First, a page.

My parents told me, from kindergarten through college as well as all of my years in competitive sports, “Just do your best,” and with that, I went on into the world a “fairly well-adjusted, happy kid.” I never quite excelled in school. I never quite excelled in sports. Sure, I was a good student and student-athlete, but was “good” really my best?
While I love my parents, I have to say it was a mistake to tell me (an incredibly insecure, sensitive, creative child) to “Just do your best.”
Think about it. What are the benchmarks? A child’s reference point to “best” is how it was done before him – either through older siblings, peers, relatives, etc. What other ME was there to compare to to make sure this was my best? And starting the whole phrase with “Just” really sets one up for high expectations. It’s kind of like saying,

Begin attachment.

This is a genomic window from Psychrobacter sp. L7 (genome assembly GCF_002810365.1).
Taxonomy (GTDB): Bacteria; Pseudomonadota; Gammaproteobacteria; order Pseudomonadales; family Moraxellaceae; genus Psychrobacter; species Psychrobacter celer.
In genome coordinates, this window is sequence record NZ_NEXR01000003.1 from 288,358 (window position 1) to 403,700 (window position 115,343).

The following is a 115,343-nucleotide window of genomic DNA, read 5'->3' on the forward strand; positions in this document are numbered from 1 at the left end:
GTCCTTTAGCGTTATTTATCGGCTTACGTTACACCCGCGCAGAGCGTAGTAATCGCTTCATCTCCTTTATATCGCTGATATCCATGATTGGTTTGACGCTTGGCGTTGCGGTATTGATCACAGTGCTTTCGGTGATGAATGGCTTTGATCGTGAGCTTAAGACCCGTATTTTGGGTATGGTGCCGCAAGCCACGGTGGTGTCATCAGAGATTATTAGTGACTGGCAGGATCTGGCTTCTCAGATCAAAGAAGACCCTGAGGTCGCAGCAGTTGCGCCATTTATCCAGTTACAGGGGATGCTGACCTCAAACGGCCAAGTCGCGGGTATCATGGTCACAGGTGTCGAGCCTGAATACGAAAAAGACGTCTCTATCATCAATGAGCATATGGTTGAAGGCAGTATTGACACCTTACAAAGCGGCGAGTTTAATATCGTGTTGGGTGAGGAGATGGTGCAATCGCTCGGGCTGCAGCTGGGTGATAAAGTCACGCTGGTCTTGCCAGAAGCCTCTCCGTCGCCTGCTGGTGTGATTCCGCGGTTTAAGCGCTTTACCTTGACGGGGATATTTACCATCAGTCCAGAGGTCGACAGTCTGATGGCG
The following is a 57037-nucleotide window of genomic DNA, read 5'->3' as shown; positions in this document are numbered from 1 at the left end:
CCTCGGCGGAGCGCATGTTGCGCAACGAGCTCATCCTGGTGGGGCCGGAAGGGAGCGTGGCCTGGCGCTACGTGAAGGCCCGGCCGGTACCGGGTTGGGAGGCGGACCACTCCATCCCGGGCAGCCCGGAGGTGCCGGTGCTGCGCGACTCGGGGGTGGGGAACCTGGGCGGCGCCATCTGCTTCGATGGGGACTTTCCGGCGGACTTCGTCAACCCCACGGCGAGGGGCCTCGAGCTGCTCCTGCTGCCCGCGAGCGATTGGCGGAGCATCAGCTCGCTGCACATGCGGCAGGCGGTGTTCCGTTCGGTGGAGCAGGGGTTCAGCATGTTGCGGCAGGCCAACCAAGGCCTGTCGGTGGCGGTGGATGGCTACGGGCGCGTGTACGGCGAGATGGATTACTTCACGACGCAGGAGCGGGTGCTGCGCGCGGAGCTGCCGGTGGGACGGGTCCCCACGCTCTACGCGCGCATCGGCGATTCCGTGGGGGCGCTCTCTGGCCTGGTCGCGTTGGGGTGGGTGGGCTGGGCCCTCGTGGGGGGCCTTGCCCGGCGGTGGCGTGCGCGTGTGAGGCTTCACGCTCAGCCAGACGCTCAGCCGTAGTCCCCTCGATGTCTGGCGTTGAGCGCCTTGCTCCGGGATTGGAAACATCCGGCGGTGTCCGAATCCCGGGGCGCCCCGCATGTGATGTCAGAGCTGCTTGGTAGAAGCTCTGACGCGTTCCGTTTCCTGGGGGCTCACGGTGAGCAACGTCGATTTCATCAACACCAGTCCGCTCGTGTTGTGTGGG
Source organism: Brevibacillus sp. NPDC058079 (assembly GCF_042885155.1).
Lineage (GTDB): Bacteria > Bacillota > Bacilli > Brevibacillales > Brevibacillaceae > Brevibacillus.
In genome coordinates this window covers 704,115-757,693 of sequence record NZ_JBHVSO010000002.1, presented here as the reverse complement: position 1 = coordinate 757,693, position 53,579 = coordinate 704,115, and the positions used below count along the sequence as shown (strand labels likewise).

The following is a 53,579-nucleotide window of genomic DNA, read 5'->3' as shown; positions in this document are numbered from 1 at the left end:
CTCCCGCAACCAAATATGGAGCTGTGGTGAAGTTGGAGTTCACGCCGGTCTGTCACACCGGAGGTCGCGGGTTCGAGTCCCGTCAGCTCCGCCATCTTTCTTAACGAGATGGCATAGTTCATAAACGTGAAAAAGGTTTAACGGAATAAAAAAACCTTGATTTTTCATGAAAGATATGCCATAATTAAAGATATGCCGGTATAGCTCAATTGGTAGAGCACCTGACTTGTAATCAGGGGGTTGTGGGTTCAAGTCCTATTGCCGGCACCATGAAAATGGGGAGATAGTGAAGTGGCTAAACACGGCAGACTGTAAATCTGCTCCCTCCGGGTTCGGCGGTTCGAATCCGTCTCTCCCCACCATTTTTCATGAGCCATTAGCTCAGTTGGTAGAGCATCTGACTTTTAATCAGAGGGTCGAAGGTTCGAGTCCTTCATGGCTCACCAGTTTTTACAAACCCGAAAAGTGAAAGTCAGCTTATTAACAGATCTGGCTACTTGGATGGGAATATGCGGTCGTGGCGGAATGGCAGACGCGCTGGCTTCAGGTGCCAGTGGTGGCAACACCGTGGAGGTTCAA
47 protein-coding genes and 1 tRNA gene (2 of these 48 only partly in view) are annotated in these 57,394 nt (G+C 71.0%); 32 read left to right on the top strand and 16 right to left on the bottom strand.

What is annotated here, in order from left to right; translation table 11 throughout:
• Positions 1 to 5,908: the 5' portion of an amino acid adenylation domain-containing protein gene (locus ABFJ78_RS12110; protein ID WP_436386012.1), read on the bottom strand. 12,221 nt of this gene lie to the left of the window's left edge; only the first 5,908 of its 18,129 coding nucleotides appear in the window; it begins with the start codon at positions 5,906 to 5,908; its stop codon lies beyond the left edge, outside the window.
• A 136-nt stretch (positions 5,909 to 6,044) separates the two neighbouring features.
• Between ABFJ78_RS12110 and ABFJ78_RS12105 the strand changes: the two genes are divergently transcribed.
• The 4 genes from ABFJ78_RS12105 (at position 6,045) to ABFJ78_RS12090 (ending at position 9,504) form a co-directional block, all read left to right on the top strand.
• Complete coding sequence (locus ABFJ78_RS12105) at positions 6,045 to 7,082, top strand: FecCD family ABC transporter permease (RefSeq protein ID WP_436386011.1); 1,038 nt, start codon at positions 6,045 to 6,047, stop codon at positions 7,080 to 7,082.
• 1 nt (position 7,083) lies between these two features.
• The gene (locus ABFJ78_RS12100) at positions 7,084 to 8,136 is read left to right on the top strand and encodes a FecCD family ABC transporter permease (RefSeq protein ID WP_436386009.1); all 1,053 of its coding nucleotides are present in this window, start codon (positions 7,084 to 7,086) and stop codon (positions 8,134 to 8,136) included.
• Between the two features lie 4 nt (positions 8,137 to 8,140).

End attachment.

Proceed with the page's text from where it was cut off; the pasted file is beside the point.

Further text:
“We don’t expect too much from you, son, so do what you can and we’ll feign excitement when you come in with a C average or 4th in the big race.” *insert sympathetic pat on the head*
I know my parents meant well. I mean hell, I’m now a parent and I can’t believe how STUPID I sound and feel some days. So when they said “Just do your best,” it was from the heart and they meant something like: “Give all you have to give and you will achieve greatness.” (i hope)
So, next time you offer encouragement to a child, a friend, a coworker or even as you look into the mirror, instead of saying “Just do your best,” try saying some of these:
Leadership (like parenting) is difficult. If you can’t inspire or set a vision of excellence that everyone can gather around, you’d better be good at feigning excitement when your company comes in with a C average or 4th in the big race.
Keep Cooking – everything that makes you unique!
Andrew B. Clark
The Brand Chef